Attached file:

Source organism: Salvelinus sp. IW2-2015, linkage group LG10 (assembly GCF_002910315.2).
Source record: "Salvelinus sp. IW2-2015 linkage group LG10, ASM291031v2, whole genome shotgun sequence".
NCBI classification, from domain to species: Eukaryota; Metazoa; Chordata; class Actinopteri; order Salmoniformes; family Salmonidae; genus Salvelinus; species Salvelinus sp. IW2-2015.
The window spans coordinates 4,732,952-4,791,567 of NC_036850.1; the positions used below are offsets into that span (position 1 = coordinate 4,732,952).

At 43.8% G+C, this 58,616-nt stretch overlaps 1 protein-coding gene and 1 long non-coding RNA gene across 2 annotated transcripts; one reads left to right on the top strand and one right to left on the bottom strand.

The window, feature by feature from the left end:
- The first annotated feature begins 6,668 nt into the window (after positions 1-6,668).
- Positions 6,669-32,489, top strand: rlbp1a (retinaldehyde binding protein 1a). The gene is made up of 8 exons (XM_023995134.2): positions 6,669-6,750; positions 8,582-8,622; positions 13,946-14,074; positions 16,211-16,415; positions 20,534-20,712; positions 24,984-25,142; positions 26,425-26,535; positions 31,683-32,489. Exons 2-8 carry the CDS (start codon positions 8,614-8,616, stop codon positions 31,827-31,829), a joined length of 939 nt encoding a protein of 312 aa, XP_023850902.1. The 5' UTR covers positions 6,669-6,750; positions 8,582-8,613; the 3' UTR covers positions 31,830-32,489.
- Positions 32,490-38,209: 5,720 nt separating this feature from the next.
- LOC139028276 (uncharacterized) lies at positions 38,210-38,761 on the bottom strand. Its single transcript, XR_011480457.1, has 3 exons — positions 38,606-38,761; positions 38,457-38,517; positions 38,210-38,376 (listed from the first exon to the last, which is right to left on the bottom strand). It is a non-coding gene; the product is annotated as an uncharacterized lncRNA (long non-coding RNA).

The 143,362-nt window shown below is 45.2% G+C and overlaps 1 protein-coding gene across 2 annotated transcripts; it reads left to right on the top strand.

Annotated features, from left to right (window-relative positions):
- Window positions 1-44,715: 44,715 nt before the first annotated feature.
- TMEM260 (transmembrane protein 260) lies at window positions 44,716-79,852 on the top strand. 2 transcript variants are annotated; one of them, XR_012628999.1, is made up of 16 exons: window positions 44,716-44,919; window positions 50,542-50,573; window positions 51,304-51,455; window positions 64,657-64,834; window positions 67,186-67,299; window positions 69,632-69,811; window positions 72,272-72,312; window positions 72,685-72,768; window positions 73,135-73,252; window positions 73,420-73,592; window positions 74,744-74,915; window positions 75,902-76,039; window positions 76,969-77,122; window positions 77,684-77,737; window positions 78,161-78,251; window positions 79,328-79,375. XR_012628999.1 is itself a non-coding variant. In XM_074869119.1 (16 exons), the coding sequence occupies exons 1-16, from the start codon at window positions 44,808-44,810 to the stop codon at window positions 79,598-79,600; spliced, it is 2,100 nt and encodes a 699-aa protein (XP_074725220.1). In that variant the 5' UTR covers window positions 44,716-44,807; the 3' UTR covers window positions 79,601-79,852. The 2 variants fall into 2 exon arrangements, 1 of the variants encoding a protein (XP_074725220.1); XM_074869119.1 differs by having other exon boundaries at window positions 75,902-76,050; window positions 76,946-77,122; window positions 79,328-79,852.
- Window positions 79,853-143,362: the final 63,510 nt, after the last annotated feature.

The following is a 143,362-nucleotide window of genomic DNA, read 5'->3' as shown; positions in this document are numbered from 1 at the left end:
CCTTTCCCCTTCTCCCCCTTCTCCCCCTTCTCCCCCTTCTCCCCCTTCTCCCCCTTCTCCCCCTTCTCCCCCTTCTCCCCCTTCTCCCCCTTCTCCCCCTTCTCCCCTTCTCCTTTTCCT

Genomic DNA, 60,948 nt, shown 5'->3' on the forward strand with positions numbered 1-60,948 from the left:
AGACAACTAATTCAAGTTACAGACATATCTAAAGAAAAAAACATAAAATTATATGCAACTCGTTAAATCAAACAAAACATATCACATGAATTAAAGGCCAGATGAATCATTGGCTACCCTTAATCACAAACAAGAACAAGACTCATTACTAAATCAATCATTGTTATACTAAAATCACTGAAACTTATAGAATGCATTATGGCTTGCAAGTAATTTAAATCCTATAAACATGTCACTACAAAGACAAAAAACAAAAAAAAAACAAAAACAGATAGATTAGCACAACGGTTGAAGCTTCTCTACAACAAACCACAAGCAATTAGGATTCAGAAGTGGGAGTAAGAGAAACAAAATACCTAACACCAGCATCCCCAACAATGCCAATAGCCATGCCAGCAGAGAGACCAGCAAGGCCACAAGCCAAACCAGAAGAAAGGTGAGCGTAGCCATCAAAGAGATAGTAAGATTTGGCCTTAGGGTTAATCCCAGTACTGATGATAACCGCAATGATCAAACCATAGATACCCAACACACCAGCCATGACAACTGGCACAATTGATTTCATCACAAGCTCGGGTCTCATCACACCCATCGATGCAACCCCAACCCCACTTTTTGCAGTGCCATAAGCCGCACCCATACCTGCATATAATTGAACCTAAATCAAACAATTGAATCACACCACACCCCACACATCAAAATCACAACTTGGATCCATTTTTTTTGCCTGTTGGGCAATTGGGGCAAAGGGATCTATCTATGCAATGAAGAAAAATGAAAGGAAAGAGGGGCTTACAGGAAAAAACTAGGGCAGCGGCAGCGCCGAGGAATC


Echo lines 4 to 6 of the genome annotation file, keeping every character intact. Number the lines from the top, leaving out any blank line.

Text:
The window spans coordinates 4,732,952-4,791,567 of NC_036850.1; the positions used below are offsets into that span (position 1 = coordinate 4,732,952).

At 43.8% G+C, this 58,616-nt stretch overlaps 1 protein-coding gene and 1 long non-coding RNA gene across 2 annotated transcripts; one reads left to right on the top strand and one right to left on the bottom strand.

The window, feature by feature from the left end: